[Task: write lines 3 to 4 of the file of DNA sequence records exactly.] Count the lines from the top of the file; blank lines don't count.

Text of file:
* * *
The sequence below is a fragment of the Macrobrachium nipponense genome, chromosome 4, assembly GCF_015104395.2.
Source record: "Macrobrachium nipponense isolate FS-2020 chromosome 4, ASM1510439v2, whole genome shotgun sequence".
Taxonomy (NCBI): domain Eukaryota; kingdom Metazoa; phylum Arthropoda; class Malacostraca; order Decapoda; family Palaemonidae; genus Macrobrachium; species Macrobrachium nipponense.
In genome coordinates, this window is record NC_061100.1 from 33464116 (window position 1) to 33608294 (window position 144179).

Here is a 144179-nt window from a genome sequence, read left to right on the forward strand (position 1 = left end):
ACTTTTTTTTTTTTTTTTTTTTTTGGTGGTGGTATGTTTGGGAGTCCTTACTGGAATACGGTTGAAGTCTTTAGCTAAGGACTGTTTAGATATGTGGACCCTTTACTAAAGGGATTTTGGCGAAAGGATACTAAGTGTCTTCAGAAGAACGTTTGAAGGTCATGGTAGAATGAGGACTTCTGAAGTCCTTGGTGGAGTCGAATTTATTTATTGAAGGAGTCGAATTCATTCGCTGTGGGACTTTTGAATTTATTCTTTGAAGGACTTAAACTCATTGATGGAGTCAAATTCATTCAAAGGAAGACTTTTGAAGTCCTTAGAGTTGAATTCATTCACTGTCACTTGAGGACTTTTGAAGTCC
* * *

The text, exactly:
Taxonomy (NCBI): domain Eukaryota; kingdom Metazoa; phylum Arthropoda; class Malacostraca; order Decapoda; family Palaemonidae; genus Macrobrachium; species Macrobrachium nipponense.
In genome coordinates, this window is record NC_061100.1 from 33464116 (window position 1) to 33608294 (window position 144179).